Exploring Aggregation in Space and Time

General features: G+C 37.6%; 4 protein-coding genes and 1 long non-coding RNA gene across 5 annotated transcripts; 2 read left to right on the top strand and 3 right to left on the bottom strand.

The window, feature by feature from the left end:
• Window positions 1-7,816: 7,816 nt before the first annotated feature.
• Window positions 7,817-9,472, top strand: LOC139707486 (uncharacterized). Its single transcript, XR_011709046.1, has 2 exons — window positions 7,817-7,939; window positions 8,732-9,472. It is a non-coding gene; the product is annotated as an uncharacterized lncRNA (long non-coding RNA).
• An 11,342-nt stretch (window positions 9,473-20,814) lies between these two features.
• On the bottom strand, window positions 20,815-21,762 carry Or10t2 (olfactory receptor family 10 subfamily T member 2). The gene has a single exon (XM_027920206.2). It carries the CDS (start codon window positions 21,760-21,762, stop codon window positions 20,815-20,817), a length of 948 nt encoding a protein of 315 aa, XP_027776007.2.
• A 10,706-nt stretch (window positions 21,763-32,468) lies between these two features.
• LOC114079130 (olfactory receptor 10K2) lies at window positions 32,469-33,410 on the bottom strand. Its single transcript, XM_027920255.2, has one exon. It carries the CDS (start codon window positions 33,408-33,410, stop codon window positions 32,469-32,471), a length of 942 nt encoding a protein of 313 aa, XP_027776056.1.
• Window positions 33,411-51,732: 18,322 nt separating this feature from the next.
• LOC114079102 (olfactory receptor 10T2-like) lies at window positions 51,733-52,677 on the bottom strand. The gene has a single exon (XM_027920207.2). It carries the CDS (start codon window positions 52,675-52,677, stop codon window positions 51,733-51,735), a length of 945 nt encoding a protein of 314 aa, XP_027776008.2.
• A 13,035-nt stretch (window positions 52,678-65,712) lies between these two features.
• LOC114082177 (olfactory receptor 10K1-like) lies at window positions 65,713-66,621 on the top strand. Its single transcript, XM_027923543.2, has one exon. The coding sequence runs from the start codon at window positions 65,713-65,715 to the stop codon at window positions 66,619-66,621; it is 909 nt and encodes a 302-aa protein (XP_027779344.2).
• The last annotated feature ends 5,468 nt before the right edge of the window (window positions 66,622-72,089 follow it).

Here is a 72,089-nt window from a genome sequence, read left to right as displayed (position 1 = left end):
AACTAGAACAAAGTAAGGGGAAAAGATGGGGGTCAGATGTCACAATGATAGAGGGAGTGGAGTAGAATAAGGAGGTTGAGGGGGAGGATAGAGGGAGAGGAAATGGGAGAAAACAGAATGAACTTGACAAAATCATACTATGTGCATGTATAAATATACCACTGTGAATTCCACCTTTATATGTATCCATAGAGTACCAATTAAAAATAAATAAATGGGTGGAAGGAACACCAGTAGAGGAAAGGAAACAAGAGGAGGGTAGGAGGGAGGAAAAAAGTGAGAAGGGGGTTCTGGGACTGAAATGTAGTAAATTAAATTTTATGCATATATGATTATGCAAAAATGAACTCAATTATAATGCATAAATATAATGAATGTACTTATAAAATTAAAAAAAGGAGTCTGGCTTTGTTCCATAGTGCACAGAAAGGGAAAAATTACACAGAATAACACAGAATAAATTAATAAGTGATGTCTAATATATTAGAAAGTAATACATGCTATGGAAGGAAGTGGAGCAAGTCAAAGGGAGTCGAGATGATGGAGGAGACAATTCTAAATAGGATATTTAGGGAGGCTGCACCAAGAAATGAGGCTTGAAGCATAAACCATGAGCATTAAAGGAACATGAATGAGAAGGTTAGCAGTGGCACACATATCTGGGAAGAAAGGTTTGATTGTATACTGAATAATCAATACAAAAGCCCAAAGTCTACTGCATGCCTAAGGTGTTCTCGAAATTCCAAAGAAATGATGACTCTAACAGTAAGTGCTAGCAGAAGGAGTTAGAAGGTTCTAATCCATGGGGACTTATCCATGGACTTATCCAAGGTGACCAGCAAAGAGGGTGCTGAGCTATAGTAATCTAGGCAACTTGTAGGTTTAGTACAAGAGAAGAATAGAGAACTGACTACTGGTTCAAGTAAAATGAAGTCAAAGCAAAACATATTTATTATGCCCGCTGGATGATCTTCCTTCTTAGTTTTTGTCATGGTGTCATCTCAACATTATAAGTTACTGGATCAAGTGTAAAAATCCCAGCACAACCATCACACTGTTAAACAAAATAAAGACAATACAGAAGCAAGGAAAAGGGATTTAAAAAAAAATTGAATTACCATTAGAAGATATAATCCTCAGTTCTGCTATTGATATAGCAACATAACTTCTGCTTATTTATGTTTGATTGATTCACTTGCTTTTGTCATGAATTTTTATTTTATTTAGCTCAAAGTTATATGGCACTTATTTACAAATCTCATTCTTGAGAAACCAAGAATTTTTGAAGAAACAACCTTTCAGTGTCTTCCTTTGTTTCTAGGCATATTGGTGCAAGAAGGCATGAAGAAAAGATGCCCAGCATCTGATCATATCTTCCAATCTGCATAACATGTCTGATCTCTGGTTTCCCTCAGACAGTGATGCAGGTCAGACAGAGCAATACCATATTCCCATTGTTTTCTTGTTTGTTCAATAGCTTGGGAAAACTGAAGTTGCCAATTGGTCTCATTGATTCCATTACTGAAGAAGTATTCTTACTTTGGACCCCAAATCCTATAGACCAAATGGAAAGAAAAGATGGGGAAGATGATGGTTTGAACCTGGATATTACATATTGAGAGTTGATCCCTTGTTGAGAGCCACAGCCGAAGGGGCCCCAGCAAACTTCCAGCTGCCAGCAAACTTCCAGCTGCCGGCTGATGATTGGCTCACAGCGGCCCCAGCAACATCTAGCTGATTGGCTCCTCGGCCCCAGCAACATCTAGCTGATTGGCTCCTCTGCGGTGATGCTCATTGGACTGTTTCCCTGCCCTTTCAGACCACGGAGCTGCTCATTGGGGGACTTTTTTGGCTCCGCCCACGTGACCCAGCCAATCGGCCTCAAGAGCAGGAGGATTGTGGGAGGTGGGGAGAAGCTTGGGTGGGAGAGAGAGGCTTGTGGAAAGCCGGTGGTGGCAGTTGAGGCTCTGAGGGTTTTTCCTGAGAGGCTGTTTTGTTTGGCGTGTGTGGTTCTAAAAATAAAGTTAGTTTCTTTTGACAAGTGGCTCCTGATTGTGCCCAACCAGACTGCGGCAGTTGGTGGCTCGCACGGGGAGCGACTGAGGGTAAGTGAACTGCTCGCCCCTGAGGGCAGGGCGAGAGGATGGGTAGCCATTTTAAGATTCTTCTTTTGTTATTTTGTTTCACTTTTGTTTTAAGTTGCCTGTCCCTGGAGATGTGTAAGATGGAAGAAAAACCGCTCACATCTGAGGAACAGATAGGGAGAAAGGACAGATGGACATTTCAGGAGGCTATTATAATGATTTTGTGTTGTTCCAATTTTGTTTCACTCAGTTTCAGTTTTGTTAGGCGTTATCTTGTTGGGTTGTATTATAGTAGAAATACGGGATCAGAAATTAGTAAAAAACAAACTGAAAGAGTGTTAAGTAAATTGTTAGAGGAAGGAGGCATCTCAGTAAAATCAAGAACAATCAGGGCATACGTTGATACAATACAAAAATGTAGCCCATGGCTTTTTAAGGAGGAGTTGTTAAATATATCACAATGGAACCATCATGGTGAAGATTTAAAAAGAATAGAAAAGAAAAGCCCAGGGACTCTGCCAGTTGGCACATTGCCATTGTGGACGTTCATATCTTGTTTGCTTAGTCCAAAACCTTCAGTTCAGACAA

Population and ecosystem processes are heterogeneous in both time and space, and every ecological study requires some level of aggregation or abstraction. Aggregating organism or environmental dynamics is challenging because the processes occur at a variety of spatial and temporal scales, and the scale-dependent effects of aggregation are not well understood. We used a spatially explicit individual-based simulation model of winter foraging and survival of free-ranging ungulates in northern Yellowstone National Park to explore effects of aggregation in space, in time, and of individual animals on model predictions. Aggregation in space was examined by (1) varying the heterogeneity represented in forage abundance across the landscape and (2) eliminating spatial heterogeneity in the accumulation of snow. Results suggest that any aggregation that averages the broad-scale patterns of forage biomass availability underestimates ungulate survival. Aggregation in time was examined by varying the temporal grain used to simulate snow accumulation through the winter. Ungulate survival was not sensitive to this temporal grain, probably because the response remained linear within the range explored. Aggregation of individuals was done by varying the number of individuals contained within ungulate groups assumed to contain identical individuals. Aggregating across individuals was reasonable for small group sizes but led to substantial underestimates of survival for large group sizes. The effect of aggregation on an ecosystem or population parameter is a function of the question asked and a specified spatial and temporal scale. Even successful aggregation of processes will be reliable only if dynamic thresholds are not crossed, if keystone species are not eliminated, and if feedback loops remain intact.
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